We've made this treat for years and years--my mom made them when we were kids--and we always called them Balloon Buns. Someone informed me that they're also called Tomb Buns and are a traditional Easter treat because the empty center symbolizes the empty Easter tomb and therefore the resurrection of Jesus Christ.
So Balloon Buns/Tomb Buns whatever, it really doesn't matter because they're fun to make and delicious to eat.
For the dough:
1 cup milk
1/3 cup butter
1/3 cup sugar
1/2 teaspoon salt
4 1/2 cups flour
1 tablespoon fast acting yeast
Mix the dough as you would any other bread dough--either in a bread machine or by traditional hand methods. You could even use Rhoades frozen rolls in a pinch (thawed of course). But once you have the dough you separate it into 18 equal pieces and roll each slightly into a round of dough.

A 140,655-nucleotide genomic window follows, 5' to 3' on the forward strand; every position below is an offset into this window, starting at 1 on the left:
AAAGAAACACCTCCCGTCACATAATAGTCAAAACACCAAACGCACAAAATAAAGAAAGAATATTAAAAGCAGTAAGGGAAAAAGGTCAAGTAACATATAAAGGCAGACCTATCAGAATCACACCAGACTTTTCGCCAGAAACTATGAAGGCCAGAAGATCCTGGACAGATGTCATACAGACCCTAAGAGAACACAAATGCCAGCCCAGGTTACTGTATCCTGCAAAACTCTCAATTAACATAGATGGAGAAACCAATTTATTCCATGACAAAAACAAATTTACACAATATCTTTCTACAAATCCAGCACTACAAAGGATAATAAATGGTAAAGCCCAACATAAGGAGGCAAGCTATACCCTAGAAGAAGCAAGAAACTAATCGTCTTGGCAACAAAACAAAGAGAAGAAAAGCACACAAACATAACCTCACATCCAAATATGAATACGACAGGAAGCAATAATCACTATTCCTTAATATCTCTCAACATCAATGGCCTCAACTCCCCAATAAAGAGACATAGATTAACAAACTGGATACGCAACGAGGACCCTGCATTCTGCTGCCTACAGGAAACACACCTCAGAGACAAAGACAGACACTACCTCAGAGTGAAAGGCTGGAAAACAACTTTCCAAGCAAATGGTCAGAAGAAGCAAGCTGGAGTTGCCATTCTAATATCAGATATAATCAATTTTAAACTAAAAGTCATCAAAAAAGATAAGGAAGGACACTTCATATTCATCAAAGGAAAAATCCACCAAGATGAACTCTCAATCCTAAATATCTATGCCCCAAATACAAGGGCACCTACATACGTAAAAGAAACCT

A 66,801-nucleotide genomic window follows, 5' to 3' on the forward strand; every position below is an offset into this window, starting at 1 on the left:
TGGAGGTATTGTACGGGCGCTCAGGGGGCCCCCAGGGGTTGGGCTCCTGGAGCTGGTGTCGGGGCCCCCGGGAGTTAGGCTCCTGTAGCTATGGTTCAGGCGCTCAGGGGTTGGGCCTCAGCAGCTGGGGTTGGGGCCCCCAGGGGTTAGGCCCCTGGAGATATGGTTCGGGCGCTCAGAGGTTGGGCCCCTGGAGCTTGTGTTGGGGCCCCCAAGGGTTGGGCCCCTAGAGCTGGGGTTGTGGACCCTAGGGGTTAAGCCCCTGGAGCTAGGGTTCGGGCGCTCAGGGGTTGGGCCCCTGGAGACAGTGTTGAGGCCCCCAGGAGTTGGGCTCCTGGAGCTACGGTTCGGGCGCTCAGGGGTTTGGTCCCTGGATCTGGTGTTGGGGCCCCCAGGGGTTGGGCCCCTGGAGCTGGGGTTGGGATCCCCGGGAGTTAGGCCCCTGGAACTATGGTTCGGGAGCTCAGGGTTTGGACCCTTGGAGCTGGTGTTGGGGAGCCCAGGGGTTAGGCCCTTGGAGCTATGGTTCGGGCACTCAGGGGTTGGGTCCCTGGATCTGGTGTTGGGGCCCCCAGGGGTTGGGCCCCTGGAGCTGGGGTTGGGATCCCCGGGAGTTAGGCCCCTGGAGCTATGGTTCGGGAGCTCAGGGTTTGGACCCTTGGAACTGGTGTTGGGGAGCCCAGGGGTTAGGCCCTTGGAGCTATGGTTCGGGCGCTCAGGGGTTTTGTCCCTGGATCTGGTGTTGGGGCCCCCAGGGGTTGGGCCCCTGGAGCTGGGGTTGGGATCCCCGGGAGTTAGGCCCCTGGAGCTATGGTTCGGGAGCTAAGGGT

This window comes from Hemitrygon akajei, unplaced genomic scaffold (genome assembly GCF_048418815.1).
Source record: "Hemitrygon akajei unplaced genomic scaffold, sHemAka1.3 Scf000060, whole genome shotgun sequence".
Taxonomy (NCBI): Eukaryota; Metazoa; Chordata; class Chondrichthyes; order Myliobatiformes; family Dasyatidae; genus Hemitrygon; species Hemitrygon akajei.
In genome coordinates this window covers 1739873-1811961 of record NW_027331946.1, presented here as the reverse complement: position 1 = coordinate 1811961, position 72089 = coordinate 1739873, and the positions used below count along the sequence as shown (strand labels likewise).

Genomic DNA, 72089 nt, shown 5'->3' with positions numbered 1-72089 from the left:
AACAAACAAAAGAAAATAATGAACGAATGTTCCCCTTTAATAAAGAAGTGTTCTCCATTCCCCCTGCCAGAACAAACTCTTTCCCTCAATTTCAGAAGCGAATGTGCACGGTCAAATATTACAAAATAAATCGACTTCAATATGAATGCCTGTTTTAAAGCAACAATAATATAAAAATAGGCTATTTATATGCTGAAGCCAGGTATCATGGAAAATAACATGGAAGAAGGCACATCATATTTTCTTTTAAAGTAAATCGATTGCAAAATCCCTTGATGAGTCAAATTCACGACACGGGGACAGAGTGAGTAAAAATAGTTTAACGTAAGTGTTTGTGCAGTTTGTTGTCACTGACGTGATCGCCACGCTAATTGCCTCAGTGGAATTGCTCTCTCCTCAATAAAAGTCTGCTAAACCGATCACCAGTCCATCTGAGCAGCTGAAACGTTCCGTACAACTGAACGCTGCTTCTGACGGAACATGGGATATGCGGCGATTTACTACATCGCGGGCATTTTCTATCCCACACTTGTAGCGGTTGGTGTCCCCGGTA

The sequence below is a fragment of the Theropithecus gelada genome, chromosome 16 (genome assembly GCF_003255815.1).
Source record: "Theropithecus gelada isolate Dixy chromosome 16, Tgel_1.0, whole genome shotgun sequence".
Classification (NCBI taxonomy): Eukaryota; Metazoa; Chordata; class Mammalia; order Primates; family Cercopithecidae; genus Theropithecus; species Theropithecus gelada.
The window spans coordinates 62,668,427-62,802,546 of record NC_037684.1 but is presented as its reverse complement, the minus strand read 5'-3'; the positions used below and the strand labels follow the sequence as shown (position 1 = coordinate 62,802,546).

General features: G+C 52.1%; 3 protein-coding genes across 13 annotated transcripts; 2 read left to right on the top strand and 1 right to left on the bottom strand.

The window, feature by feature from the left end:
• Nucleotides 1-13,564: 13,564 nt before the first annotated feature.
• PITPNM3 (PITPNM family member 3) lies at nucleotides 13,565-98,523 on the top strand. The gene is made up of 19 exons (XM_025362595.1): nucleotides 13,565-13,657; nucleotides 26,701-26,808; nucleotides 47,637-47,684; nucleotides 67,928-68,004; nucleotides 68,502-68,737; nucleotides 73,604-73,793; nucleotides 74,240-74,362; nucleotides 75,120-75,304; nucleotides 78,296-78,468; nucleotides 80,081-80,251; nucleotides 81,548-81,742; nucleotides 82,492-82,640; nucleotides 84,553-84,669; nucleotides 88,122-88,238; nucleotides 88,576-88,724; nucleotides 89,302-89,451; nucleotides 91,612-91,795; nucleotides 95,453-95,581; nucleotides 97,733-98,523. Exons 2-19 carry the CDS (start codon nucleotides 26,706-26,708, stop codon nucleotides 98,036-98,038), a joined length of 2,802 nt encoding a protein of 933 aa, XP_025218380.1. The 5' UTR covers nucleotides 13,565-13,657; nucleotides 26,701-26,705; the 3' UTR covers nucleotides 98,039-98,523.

For the rest of the recipe you'll need:
1/4 cup butter, melted
1/2 cup sugar
1 teaspoon ground cinnamon
Mix the sugar and cinnamon together. Dip one marshmallow in the melted butter, covering it completely, then roll it in the sugar and cinnamon mix. Take one of the rounds of dough and wrap it around the marshmallow, sealing it carefully. This is tricky with the greasy butter but if it doesn't seal the marshmallow will leak out during the baking.
Once they're sealed, dip the tops in melted butter (I didn't promise these were good for you did I?) then in another dip of cinnamon and sugar. Place them in greased muffin tins (not lined with papers, that will just make a mess) and bake them for 20-25 minutes at 350 degrees until lightly browned. The marshmallow melts, leaving a cave of sugary-cinnamony-melted goodness inside, hence the name "Balloon Buns."
Eat while warm with a cool glass of milk.
Technorati tags: marshmallows, bread, buns, Easter, holidays